Potoo wouldn’t see exponential growth throughout the past few years without the passion and drive of our employees. Although we look for candidates who come fully equipped with an excellent work ethic, Potoo strives to keep an upbeat atmosphere flowing throughout our office overlooking the serene landscape of CT.
Potoo is a new and fast-growing company, where energy is the key to expansion. On track to becoming the fastest growing company in Connecticut, Potoo’s Human Resources team is determined to make its workspace an environment where diversity, talent and innovative thinking interact to meet success.
It’s important to build a workspace that promotes a passionate workforce. What builds passion is a genuine desire to progress in what you’re interested in and this can be achieved by surrounding yourself in an environment that is as enjoyable and developmentally stimulating as possible. A workspace not only establishes a standard for work ethic but allows a company to work in a collaborative way. If a work space isn't set up to encourage interaction, how productive can a company be? Would you want to work for a company where interaction was at a minimum, personal relationships weren’t formed, opinions weren’t valued and the office itself was dull? Probably not.
Without enthusiasm or energy, work life can become bland quickly. When working becomes bland, productivity and motivation trickle down into a cycle detrimental to not only the company but employees themselves. Here at Potoo, the well-being of our employees is a priority, as they are what fuels the company. So how exactly does Potoo make its work environment an enjoyable place that pushes these values?
Evelyna Avanesian, Potoo’s Human Resources Manager, explains, “Potoo’s company culture is unlike any other! We truly are a family at Potoo and we welcome new team members with open arms and smiling faces. We are all about teamwork and our open floor plan definitely promotes collaboration and innovation.” Evelyna believes that when employees feel personally connected to those they work with on a daily basis, it can make the utmost difference in the productivity and development of a company. “Our Social Committee promotes teamwork and bonding during our monthly birthday celebrations, off-site scavenger hunts, potluck picnics, mock shark tanks, and bowling adventures! This summer, we hosted world cup breakfasts and projected the games on our big screens! We also have music playing in the office and we hold semi-monthly office game lunches. We will be hosting the Kona Ice truck next week and we are currently planning a fantasy football league for the 2018-2019 NFL season!” Our office is always jam-packed with events, which help establish a perfect balance between work and fun, keeping an upbeat vibe.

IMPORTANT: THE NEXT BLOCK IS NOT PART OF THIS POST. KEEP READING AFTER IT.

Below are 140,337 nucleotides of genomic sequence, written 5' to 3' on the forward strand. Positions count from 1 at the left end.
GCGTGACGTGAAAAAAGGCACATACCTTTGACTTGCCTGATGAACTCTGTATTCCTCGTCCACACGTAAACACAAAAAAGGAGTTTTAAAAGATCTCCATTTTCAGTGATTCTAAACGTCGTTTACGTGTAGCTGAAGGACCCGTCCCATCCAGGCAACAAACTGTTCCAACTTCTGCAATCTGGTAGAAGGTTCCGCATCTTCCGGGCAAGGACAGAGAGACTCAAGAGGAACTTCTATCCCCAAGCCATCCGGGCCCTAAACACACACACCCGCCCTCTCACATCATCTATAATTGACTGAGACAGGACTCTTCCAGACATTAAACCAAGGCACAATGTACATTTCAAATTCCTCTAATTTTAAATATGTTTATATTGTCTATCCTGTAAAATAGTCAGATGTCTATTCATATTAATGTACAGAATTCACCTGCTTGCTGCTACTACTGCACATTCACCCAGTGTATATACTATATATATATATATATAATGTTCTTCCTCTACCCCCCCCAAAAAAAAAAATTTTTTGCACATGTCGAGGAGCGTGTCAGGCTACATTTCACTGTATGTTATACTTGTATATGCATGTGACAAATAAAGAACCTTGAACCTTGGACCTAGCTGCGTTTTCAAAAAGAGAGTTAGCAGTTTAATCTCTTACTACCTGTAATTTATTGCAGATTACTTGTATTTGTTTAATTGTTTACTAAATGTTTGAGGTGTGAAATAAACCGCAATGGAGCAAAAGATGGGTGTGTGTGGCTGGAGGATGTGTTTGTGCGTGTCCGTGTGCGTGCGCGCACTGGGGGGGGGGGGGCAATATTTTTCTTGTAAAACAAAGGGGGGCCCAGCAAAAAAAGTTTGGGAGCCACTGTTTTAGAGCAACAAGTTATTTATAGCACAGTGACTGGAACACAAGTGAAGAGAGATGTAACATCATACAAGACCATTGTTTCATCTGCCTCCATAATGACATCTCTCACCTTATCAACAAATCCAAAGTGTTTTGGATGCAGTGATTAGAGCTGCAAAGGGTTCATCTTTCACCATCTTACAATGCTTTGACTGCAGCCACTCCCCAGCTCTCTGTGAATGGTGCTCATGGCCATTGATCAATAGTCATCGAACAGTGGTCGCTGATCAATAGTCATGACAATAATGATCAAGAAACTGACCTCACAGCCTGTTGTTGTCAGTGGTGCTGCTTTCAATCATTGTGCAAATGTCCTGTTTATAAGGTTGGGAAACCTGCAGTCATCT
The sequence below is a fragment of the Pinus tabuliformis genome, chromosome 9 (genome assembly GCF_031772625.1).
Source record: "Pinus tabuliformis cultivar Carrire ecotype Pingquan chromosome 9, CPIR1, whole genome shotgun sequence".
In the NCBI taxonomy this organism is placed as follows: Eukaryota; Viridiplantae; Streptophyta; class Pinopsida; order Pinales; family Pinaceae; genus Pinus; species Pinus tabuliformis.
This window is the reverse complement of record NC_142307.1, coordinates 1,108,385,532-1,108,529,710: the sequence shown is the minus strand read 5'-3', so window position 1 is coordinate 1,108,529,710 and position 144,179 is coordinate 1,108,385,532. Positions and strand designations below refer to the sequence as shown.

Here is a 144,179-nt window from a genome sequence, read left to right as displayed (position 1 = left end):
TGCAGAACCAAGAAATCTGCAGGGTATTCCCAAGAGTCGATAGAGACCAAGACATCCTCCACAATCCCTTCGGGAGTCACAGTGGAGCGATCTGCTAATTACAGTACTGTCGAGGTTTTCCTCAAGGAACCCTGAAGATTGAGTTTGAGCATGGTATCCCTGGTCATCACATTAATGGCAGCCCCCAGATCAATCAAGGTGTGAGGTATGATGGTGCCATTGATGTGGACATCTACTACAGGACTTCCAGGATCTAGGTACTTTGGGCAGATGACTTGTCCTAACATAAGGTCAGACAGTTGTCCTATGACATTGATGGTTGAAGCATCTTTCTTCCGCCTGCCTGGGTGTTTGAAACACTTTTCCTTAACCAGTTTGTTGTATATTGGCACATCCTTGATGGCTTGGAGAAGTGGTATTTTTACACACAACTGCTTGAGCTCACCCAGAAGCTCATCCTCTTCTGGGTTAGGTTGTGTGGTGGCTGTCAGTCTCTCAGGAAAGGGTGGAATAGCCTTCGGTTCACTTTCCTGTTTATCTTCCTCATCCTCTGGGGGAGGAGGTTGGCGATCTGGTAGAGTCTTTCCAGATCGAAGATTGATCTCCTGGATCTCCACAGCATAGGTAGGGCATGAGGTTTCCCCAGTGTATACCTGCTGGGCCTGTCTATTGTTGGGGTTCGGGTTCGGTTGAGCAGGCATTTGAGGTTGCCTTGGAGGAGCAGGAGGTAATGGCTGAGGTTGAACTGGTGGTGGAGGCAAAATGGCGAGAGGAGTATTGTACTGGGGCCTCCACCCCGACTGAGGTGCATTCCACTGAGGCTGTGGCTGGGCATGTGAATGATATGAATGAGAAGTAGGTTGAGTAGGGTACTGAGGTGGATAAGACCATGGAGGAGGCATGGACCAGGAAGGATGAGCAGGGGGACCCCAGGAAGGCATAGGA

Not only is it important for a work environment to maintain a collaborative and cheerful mood to create drive within employees, but also for when companies want to hire new candidates. Human Resources Recruiter, Krystyna Romano, believes an office atmosphere is a key indicator of whether an individual finds a job appealing or not and explains that “What captures our candidate's eyes are our stand up desks, which offer an adjustable height range, enabling employees to work standing or sitting”. She adds, “And the outside view is breathtaking”. It’s important for employees to feel as comfortable as possible when working in a fast-paced environment, which adds developmentally stimulating and productive attributes to an individual's work ethic.
Krystyna, believes this work environment is beneficial to those who are confident in their potential and strive to achieve that. She provides insight into the type of candidates she looks for, which is "someone who knows what they want from their next job and their career. It's important that potential hires have a sense of humor and are confident in their own abilities". When searching for a company to work for, it's ideal to find a company that aligns with your personality and everyday passions.
What attributes do you look for in a company culture?